Part of the forward-focused obsession in China now is that it has become a country that is intent to show that it has not just one or two but multiple cities ready to assert claims to world-class status (or at least something close to that). After Guangzhou hosts the Asian Games, for example, a city far to the north of it is making a bid to be seen as much more than just the home of the Terra Cotta warriors. An ad in a Shanghai subway this summer, which was placed right by a video display telling riders how many hundreds of thousands of people had visited the Expo grounds that day, read simply in Chinese: Next Stop Xi’an! This was a reference to the fact that, in 2011, Xi’an will play host to a large international horticultural fair. There has also been talk of Chongqing or Chengdu, a pair of dynamic cities in the western part of China, holding mega-events of their own before long. One way to understand this effort to quickly shift attention from city to city is as an effort to counteract a key weak point of China’s economic boom: namely, the uneven rate at which wealth is flowing to different regions and segments of the population. The government is keen to show that, in the long run, all Chinese will be lifted by the economic tide, not just those in particularly fortunate occupational groups and regions. Making the country one of dispersed mega-events speaks to that goal—though there is a problem here in that crucial parts of the populace being left behind economically are rural dwellers, and mega-events only have very indirect connections to villages.
3. The Audiences for the Spectacle. Mega-events need to be seen as playing to local, national, and global audiences. This has become common wisdom in the era of television broadcasts and the Internet, and an examination of India’s CWG and China’s Olympics-Expo two-step reinforce the validity of the basic notion. It also reveals some ironies hidden within the issue of different sorts of audiences. For example, during the lead-up to the CWG and the Expo, the people most directly affected by preparations were people living in Delhi and in Shanghai. When the events actually took place, though, many Delhi residents who could leave town chose to do so, while many of the people who attended the Expo were not Shanghai locals. A small number of foreigners came to see it, but the vast majority of attendees were neither Shanghainese nor international visitors but Chinese from nearby and not-so-nearby cities and provinces, often but not always residents of urban areas.
A final point about audience worth making is that, with Chinese and Indian mega-events alike, a local vs. national vs. international division of audiences is not enough. For in both cases, it seems, though too little attention has been paid to this in at least the commentaries I have read, there is a crucial subgroup within the “international” category that is a key audience for the “re-branding” goals of mega-events: people with ancestral ties to the country who now live elsewhere. Getting “Overseas Chinese” and “Non-Resident Indians” (to employ commonly used terms for the groups I have in mind) to identify with, travel to, and invest in China and India, respectively, and to think about these countries in new ways seems a major goal of the recent spectacle in Delhi and the pageant that unfolded in Beijing’s Bird’s Nest stadium in 2008, after a torch run that, perhaps not coincidentally, made stops in cities such as San Francisco that are well known for having large Chinatowns. Of course, in the era of videos circulating via the Internet, there are many ways to connect with international populations with ties to specific locales without physically bringing objects like torches into distant city. A full account of the global circulation of the “India Shining” notion (whose obfuscations and Achilles heels Pankaj Mishra has dissected so skillfully) and of what I’ve called elsewhere PRC 2.0 (an imaginary place where Confucius is treated as though he has always been venerated as a national saint rather than being decried at times as a symbol of backwardness, and where fast trains and megamalls as well as red flags and the Great Wall are given places of honor in officially produced documentaries) will need to factor in the complex question of how these visions are aimed at and rejected or accepted by international viewers with historical ties to the giant countries that stand on opposite sides of the Himalayas.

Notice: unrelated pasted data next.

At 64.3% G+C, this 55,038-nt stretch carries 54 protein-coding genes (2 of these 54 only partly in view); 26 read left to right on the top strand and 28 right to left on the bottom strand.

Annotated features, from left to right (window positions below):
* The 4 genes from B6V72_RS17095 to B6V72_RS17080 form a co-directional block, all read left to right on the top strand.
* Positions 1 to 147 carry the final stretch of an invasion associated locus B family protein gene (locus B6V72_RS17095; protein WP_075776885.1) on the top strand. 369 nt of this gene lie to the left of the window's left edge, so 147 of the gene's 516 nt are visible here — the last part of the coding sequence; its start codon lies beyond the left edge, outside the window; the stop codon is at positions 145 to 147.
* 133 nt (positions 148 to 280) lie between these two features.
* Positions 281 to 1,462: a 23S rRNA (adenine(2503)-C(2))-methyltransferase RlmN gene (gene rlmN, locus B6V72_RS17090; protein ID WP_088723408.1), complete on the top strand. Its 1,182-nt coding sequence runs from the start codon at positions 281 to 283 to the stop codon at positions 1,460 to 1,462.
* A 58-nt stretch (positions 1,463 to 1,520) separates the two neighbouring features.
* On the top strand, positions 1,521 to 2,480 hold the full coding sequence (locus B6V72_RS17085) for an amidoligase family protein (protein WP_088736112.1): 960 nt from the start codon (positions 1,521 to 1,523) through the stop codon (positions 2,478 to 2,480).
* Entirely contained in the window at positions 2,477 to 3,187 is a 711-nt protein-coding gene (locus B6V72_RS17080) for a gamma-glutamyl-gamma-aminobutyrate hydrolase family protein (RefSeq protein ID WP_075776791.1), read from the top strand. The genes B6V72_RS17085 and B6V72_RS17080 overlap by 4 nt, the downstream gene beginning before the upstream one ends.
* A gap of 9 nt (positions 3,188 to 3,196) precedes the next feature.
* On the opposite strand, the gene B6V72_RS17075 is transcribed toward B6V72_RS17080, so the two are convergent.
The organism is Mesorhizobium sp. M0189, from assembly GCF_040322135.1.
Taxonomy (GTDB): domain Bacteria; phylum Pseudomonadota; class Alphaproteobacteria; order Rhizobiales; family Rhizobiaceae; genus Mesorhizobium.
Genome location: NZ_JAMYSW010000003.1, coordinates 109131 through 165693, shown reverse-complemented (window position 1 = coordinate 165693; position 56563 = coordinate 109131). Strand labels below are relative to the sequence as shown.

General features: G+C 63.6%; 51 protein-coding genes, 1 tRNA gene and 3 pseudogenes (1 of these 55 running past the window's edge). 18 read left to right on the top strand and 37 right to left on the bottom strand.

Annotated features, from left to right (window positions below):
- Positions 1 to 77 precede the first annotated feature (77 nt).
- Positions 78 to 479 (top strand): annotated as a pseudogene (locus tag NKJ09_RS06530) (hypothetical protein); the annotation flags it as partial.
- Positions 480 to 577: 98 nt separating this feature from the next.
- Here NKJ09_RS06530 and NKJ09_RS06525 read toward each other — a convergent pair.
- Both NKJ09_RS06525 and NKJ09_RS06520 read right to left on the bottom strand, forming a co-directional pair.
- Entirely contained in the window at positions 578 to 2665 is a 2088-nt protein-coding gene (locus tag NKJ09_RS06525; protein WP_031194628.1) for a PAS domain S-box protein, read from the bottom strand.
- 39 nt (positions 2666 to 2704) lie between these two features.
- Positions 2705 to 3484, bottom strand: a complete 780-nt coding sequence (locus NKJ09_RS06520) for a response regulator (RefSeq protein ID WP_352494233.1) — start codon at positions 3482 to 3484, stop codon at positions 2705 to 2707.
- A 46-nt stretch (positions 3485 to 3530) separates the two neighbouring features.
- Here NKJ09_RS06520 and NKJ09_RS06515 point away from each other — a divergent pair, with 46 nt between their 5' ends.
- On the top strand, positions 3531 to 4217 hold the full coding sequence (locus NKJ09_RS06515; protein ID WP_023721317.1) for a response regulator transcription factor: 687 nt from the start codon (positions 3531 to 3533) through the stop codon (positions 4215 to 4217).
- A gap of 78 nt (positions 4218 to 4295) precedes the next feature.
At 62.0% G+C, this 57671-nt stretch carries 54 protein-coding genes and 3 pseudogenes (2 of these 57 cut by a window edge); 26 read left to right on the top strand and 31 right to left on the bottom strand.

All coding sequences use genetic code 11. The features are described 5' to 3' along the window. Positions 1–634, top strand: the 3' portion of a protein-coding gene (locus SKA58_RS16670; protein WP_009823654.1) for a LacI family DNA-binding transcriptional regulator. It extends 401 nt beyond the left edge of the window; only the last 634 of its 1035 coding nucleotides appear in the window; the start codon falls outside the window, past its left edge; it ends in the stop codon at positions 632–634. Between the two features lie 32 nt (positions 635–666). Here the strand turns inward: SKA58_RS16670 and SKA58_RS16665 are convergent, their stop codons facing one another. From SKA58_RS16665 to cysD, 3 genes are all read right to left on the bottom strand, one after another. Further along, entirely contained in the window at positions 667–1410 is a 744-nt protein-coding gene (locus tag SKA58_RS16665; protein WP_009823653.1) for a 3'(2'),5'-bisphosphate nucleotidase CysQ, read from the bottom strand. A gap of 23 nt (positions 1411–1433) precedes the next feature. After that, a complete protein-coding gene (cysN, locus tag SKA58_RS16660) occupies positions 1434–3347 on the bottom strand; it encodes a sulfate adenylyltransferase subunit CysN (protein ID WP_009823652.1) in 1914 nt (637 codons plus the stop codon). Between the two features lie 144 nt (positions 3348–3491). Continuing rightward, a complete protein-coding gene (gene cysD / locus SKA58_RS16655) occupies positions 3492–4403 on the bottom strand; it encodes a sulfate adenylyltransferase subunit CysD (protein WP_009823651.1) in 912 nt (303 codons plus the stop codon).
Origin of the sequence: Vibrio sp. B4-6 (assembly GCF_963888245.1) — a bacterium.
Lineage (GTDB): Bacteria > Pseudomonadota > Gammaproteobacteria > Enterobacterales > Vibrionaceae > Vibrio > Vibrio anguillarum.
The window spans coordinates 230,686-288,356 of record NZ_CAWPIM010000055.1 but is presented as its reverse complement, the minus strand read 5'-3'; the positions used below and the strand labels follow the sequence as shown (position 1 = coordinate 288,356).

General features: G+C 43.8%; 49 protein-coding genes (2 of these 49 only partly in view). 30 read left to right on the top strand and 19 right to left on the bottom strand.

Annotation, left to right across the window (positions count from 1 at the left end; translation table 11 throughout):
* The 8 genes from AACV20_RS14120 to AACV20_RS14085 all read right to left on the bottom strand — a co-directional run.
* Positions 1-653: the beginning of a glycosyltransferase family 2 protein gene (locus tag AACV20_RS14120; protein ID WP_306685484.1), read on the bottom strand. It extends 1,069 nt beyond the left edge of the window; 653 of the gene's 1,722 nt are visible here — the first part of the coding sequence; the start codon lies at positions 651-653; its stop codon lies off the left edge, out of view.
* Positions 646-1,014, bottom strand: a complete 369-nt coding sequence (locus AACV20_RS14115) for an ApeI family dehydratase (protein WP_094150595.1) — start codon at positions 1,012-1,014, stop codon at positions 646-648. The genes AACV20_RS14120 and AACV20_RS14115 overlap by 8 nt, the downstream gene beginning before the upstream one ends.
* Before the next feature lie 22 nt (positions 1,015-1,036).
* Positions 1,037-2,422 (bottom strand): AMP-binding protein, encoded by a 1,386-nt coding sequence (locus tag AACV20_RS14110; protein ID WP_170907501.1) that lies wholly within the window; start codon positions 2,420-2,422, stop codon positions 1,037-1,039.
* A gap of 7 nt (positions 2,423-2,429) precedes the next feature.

* My trip to Delhi was made possible by an invitation to participate in a thought-provoking and wide-ranging conference that was organized by South Asia specialist Christiane Brosius and China specialist Tina Schilbach, sponsored by Heidelberg University’s “New Urban Imaginaries” project, and held at an Indian branch of the Goethe Institute. I benefited greatly during my time in Delhi from interactions with people involved in that gathering, including the French historian of China Christian Henriot (who like me came to India with memories of visiting the Shanghai Expo in his mind), as well as the impressive people I met at two public events held at CSDS. It seem fitting to note that the globally tinged reflections on a set of globally minded events provided above are ones that this California-based American historian of China would not have had without being involved in a unique set of Delhi activities linked to German and Indian institutions. It also seems appropriate that the comments offered above are being published simultaneously, in slightly different form, here at the Irvine-based China Beat site and at an India-based blog: that of the Delhi Urban Platform.